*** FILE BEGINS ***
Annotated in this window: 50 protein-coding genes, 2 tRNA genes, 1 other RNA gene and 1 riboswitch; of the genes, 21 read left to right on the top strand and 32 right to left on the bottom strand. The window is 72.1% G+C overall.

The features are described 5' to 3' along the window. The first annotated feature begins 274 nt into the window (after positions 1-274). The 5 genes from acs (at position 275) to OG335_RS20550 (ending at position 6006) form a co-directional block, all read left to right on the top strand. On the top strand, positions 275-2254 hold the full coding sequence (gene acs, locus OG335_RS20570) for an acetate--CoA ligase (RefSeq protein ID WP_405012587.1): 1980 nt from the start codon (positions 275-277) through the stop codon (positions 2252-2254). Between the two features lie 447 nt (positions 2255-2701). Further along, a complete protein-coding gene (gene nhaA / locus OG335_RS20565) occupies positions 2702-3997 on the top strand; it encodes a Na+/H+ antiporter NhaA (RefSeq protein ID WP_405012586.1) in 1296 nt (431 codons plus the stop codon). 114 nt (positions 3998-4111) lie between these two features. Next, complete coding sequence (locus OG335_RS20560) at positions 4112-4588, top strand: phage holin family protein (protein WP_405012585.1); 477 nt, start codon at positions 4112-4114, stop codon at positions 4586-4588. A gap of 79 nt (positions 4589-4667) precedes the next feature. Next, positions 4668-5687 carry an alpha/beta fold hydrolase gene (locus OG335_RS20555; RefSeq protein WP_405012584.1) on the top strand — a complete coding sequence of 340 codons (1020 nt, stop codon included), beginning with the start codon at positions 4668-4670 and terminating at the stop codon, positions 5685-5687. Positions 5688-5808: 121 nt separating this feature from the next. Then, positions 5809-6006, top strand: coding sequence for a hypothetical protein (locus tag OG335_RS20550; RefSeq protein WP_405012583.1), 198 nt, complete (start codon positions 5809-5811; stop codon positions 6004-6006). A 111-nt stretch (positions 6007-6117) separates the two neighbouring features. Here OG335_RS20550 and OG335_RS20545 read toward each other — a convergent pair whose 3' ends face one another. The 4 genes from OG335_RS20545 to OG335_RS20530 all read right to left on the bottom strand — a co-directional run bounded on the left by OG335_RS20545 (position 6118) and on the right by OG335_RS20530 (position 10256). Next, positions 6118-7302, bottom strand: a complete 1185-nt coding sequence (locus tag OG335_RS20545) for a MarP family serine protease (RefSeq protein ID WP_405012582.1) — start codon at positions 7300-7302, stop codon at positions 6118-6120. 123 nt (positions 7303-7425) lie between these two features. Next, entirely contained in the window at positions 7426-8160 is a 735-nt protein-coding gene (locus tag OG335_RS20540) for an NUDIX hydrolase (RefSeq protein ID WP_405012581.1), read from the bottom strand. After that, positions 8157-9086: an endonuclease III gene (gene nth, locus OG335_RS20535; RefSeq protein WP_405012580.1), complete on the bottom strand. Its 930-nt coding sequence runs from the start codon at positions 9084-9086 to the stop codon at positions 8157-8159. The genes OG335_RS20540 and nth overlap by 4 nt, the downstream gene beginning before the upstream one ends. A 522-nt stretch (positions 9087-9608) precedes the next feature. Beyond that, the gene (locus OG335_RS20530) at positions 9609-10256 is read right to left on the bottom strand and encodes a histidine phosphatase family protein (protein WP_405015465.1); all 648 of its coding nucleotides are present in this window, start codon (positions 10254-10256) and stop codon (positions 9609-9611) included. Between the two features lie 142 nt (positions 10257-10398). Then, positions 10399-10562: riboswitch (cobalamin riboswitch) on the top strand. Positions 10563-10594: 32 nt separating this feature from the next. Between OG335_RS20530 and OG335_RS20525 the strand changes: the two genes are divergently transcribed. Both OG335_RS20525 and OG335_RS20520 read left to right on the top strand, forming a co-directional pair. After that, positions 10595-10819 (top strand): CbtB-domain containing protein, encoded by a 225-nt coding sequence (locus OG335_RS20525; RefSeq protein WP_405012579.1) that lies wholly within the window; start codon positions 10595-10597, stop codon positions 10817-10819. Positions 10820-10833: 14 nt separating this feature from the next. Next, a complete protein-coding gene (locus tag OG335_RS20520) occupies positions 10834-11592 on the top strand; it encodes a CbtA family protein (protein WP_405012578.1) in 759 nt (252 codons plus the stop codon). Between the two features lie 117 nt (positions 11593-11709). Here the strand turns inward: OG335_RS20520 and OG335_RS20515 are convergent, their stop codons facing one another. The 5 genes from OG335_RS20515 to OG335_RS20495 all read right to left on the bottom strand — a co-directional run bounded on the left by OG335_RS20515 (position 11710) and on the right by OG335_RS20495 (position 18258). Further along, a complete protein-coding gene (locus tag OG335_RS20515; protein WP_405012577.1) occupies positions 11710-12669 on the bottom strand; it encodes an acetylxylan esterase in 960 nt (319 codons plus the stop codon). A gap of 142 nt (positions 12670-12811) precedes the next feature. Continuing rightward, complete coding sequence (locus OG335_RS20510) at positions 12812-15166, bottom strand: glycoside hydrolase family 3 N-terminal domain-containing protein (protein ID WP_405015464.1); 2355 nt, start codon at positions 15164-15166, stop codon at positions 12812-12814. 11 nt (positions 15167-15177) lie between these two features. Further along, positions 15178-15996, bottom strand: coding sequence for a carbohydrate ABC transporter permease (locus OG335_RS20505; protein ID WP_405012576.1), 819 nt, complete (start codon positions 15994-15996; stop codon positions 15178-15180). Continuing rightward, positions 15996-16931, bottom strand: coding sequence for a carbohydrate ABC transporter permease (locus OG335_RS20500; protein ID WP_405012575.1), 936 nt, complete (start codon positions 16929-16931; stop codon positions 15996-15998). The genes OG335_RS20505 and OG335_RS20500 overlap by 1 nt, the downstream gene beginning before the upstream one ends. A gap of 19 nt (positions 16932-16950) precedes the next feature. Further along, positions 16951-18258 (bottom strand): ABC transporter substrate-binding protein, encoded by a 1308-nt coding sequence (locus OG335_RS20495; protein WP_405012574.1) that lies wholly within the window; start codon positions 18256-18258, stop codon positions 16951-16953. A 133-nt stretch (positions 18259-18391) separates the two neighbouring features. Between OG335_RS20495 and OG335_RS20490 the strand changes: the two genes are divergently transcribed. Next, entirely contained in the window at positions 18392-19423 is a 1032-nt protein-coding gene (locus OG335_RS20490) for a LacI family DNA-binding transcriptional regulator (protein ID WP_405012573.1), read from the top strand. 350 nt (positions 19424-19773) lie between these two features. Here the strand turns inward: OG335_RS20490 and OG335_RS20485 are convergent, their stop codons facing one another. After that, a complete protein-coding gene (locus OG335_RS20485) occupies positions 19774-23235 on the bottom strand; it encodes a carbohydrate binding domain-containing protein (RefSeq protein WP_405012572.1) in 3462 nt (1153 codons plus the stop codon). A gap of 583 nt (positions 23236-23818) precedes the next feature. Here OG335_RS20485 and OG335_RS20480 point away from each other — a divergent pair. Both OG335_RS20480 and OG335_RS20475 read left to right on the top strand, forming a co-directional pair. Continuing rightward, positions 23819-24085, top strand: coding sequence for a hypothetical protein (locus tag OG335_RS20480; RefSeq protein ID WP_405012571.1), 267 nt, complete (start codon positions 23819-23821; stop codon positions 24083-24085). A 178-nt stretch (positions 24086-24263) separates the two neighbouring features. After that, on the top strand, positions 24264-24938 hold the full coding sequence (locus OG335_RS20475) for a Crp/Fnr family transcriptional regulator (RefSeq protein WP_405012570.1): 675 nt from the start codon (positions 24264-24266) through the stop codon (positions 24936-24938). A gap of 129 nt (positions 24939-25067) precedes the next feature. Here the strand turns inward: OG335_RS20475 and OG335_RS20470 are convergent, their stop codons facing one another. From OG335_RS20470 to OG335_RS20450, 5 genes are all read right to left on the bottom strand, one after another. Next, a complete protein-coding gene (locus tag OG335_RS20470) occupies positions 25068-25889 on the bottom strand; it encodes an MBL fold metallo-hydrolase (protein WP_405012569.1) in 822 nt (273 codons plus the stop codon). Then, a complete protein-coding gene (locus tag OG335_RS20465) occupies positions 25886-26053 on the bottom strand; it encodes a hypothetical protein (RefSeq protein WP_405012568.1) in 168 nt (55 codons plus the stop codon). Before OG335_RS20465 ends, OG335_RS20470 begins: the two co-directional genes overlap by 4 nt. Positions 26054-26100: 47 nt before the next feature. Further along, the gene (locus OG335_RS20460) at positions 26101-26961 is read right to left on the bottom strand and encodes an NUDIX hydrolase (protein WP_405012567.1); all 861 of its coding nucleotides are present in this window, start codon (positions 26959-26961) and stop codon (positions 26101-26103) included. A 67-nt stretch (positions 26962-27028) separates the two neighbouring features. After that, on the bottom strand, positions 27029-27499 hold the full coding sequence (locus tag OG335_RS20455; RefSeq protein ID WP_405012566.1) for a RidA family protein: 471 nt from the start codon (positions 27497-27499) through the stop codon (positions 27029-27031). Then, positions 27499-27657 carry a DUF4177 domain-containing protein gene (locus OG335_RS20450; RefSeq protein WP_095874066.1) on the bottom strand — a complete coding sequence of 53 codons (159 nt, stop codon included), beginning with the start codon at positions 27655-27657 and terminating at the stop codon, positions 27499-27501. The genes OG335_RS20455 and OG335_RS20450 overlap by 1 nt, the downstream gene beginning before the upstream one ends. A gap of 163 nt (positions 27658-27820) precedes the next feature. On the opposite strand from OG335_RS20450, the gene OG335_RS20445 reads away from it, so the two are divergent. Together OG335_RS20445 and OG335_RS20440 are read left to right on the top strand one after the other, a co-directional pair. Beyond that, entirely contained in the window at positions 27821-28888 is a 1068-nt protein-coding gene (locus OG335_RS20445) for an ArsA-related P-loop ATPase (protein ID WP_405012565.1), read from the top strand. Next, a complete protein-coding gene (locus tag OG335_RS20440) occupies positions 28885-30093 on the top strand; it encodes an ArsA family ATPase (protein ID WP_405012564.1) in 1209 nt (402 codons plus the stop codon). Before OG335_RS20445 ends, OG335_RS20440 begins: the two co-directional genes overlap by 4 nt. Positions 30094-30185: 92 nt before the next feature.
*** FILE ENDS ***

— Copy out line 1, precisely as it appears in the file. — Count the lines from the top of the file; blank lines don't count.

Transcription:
Annotated in this window: 50 protein-coding genes, 2 tRNA genes, 1 other RNA gene and 1 riboswitch; of the genes, 21 read left to right on the top strand and 32 right to left on the bottom strand. The window is 72.1% G+C overall.